Wednesday, November 20, 2013

Top Ten Golf Courses in Galway

Connemara's sweet par three 13th
The lads at Bearna Golf Club contacted me the other day about a 'Top Ten Golf Courses in Galway' that they'd discovered online. They sent me the link and it made my hair stand on end... quite a feat for me. The lads were also confused because not only was Bearna not on the list, but neither was Connemara Golf Links (aka Ballyconneely). Add in that the renowned Galway Golf Club was listed as a '9 hole executive golf course' and the list is shockingly bad.  

Actually, it's embarrassing.
Part of the problem is that the list was published in 2008... but type 'best courses in Galway' into Google, and the list still makes the 1st page of results.

My concern is that anyone looking to play in Galway is going to get bum information. Well, that's a bit strong as some copy is relevant, but then you get this:

"Ballinasloe Golf Course is one of Ireland’s oldest (over 80 years) and most loved golf clubs."

Rubbish! Yes, it is one of the oldest, but it's 119 years old - a far cry from 'over 80'. That's like saying the Dead Sea Scrolls are a few centuries old! And most golfers outside Galway and surrounding counties will never have heard of Ballinasloe, let alone
love it. It's a good country course but 'most loved' is comparable to 'probably the best lager in the world' in terms of over-selling.

So my plan is to produce a Top Ten Golf Courses in Galway which, I hope, will usurp Go Ireland's list. It will also have links that actually take you to where you want to go - I hate websites that don't deliver on that front. Utterly pointless. 

Approach to Portumna's 17th
1= Portumna
A beautiful and under-appreciated parkland in an old estate, complete with big solitary oaks, tall stone stacks (from where ladies used to watch horse races) and deer using the course as their personal fiefdom. It's lazy, sweet golf, with room to play off the tee and attractive approach shots. The par five 17th is the hole of the round, tall pines on the left, lake on the right. Understated and as unpretentious as you can imagine.

As dramatic as they come - Connemara's par five 14th

1= Connemara
As for Portumna, Connemara (in equal 1st position) is another hidden course, this one tucked away in the corner of Ireland and at the far end of one of Ireland's unique landscapes. It's a links that starts slowly across open ground with spectacular views of the Twelve Bens and ocean. Fairways are crumpled and the greens beg for bump and run, but after a fairly flat opening nine, the back nine changes. Greater elevation and greater thrills, with a cracking final stretch. Holes 13 and 14 are a stand out par three, par five combo.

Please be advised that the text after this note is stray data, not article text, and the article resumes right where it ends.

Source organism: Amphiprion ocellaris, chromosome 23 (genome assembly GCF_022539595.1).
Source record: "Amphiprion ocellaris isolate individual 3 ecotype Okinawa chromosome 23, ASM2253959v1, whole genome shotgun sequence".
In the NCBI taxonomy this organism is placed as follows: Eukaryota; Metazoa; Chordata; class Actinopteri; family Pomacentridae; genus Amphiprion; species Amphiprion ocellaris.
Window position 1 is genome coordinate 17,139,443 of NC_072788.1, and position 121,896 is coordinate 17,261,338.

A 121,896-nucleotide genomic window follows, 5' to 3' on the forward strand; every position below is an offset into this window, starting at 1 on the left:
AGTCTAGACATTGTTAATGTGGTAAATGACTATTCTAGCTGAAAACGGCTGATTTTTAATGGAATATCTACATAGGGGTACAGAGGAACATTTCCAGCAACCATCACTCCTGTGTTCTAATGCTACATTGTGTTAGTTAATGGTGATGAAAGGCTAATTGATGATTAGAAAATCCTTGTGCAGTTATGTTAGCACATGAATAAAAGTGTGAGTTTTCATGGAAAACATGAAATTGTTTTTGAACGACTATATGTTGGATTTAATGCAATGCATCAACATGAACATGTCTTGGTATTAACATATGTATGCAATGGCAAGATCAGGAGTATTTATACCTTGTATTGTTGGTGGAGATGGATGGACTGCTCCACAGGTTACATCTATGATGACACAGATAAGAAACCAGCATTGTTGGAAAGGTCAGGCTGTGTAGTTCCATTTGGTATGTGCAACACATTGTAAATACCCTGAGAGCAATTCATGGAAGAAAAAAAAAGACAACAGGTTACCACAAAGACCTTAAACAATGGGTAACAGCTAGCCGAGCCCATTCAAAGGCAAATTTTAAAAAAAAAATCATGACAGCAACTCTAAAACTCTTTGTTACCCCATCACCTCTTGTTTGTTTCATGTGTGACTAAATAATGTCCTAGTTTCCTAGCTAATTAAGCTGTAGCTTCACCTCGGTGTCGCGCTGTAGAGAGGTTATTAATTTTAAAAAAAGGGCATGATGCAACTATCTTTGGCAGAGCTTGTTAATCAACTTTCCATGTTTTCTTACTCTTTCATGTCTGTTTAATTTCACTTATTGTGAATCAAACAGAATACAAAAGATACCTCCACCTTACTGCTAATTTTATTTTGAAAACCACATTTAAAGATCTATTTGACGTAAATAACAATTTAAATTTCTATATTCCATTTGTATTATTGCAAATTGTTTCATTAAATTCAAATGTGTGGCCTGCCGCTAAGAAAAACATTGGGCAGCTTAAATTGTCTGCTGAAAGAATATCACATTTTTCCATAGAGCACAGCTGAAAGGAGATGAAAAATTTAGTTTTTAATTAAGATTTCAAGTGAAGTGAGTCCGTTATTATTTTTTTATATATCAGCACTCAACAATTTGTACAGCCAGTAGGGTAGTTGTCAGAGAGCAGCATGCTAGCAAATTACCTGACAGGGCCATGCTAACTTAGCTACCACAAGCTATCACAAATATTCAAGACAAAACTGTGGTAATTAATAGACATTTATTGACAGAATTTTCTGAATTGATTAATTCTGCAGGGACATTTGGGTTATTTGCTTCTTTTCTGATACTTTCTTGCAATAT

A sweeping dogleg around the lake at Galway Bay

3. Galway Bay
Christy O'Connor Jr designed and redesigned this course which races out to Galway Bay amid flurries of gorse, low bent trees and an ocean of bunkers. Condition is excellent, greens are like velvet and ponds are bursting with wildlife. Expect wind on a course that demands accuracy between the bunkers. From the walk to the 1st tee you'll get a good chance to eye up the course.
The downhill 14th at Galway Golf Club

4. Galway 
An oldie and a goodie. Galway falls into that 'classic parkland' bracket where everything works in harmony (even the four holes separated by the road). Set into a gentle, rolling hillside, with views over Galway Bay and out to the Aran Islands, gorse abounds - as do bunkers which threaten constantly. Greens have big shapes and are visible, showing just what is required of you.

Spectacular views over Bearna (photo courtesy of Bearna GC)
5. Bearna
Perfect Irish bogland has created a rich environment for flora on this course, creating a lot of colour, dark turf and chocolatey water features. There is room to play, with rough cut well back and an easy rhythm that finally rises with the closing holes as you move away from the sea and up the slopes. Views out to the Aran Islands and across to the Burren accompany you all day and Bearna is a very different, fun experience.

Gort's 10th hole - a glorious tee shot.

5. Gort